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Trey Graham’s article on the Hyacinth Theater Company’s production of my play Love in Exile was not so much a review as a personal attack on me (Curtain Calls, 8/15). By suggesting that any company would be formed primarily to “produce the work of its founder,” Graham betrays a basic misunderstanding of the business and mechanics of running a new theater enterprise. With budgetary constraints what they are and the almost insane competition among theater groups in this area, using my own play for our first production was as much a business decision as an artistic one. First, I own the rights, which means I don’t have to purchase the rights to someone else’s play. Secondly, many people know V.I. Lenin as a Soviet-era icon, but they know little of him as a man. The name recognition alone sparks an interest in theatergoers.
As to the quality of the play and the production, I must add that other reviewers have been more charitable, and that by sheer word of mouth we keep getting people to show up for performances. Most of them, I think, come away satisfied with the result. No, we don’t claim the production, the acting, or the script is flawless. And, yes, our next several productions will be based on the works of other authors. But I will say this: During a brief conversation with Graham on the phone two days before he set foot in the theater, I knew from his arrogance that his review would be negative. His behavior at the performance was no less offensive. That says more about Graham than his “review” could ever say about Love in Exile.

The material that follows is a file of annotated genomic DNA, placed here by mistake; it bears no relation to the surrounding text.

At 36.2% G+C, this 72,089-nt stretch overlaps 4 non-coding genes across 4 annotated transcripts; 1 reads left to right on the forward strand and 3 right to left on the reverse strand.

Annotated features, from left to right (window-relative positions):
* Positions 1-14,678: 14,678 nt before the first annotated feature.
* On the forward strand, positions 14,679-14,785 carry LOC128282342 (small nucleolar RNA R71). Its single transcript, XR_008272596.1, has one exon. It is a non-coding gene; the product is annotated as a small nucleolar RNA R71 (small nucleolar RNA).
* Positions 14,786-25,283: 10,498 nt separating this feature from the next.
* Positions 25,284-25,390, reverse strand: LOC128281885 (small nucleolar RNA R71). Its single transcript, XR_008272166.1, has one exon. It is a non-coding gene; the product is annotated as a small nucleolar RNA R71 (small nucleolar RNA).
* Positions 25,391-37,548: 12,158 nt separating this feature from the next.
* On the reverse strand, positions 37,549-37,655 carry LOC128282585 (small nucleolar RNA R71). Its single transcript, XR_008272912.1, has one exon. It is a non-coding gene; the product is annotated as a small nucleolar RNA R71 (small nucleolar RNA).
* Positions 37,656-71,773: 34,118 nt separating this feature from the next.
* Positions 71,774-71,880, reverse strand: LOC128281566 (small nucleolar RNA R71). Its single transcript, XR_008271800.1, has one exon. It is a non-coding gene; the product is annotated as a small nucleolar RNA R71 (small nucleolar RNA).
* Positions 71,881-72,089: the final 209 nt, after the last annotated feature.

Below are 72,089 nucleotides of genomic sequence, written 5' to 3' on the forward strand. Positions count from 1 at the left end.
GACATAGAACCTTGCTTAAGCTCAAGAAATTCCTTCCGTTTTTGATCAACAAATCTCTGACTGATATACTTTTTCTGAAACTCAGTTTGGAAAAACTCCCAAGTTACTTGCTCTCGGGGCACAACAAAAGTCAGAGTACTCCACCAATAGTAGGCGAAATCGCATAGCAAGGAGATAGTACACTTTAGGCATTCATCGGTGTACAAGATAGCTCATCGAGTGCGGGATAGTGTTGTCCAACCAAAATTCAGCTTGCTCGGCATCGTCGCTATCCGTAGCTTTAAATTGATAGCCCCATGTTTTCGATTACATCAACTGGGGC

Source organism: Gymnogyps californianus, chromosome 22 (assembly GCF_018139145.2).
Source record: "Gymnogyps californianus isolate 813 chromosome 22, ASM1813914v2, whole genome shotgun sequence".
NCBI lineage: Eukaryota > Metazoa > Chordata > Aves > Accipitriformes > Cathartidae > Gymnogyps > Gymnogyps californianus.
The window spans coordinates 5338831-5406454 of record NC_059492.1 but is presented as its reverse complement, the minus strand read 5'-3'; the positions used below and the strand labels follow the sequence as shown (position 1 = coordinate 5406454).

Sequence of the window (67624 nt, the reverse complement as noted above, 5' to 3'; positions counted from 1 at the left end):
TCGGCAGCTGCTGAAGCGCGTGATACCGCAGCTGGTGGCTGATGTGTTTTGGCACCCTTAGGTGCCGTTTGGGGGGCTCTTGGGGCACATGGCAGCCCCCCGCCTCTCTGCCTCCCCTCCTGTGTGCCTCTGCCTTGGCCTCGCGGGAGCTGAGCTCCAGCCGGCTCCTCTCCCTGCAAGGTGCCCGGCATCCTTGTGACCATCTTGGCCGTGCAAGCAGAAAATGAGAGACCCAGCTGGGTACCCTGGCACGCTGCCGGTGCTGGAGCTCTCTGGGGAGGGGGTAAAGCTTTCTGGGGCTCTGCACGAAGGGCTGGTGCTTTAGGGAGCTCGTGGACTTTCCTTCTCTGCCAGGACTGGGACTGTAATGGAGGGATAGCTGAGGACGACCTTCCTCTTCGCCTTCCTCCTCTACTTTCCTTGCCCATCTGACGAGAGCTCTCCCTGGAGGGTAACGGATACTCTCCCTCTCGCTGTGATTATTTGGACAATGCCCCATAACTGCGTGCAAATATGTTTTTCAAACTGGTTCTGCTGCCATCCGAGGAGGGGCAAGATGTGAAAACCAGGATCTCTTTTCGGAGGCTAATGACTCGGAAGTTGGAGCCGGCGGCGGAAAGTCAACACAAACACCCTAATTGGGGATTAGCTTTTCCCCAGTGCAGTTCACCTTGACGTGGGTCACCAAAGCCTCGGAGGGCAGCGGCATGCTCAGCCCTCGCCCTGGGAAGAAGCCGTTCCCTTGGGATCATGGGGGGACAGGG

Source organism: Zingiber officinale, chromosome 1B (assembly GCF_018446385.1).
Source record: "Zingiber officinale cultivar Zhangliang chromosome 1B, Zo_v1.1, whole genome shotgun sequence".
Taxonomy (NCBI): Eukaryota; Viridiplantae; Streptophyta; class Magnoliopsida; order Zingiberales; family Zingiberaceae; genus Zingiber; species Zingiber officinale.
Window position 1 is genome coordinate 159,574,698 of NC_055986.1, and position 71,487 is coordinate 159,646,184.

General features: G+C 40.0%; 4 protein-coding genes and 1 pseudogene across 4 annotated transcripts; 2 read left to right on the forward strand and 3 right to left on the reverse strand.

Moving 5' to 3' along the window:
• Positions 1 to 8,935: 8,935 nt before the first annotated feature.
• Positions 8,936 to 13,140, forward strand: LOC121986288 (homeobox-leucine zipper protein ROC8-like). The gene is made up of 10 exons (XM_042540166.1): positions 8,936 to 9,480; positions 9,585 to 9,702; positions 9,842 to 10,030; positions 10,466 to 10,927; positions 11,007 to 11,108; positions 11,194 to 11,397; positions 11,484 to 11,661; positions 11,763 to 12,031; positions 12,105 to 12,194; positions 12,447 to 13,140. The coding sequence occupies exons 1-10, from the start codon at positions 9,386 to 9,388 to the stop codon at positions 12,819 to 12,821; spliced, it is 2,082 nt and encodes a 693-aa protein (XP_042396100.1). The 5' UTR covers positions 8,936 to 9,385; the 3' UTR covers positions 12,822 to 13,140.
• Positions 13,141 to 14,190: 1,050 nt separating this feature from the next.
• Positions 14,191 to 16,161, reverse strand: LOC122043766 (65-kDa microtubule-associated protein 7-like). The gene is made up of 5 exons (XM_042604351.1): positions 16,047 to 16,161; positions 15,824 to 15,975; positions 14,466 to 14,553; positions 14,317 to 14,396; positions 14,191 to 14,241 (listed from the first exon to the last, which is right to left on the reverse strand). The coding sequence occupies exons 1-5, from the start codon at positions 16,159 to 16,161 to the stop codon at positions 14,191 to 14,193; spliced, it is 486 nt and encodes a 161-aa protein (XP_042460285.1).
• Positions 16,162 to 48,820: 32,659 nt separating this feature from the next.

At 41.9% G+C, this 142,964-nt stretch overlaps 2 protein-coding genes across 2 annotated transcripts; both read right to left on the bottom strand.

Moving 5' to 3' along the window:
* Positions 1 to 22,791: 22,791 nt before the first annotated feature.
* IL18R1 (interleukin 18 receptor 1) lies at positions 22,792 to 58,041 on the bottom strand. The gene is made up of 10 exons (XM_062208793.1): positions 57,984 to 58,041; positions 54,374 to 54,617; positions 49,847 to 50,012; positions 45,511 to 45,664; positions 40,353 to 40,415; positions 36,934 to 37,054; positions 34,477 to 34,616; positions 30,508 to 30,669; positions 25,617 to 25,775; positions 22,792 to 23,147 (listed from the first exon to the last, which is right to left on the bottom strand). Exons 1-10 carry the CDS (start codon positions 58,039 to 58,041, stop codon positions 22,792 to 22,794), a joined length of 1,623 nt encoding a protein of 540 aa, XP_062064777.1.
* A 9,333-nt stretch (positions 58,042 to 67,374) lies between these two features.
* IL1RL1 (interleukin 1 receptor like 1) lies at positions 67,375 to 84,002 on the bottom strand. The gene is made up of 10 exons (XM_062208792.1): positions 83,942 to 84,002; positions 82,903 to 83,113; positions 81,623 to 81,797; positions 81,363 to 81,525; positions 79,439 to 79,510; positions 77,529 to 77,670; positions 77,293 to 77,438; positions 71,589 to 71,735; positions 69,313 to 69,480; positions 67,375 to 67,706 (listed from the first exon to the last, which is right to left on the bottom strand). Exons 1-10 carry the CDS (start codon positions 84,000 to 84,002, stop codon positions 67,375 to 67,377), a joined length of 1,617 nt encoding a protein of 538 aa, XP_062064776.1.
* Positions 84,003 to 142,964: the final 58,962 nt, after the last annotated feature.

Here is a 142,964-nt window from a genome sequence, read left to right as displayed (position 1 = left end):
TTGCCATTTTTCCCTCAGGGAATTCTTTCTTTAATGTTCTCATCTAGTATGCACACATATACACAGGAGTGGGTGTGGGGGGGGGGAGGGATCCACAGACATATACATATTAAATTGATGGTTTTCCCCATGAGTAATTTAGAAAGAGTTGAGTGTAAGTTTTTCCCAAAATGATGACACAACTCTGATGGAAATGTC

Hyacinth Theater Company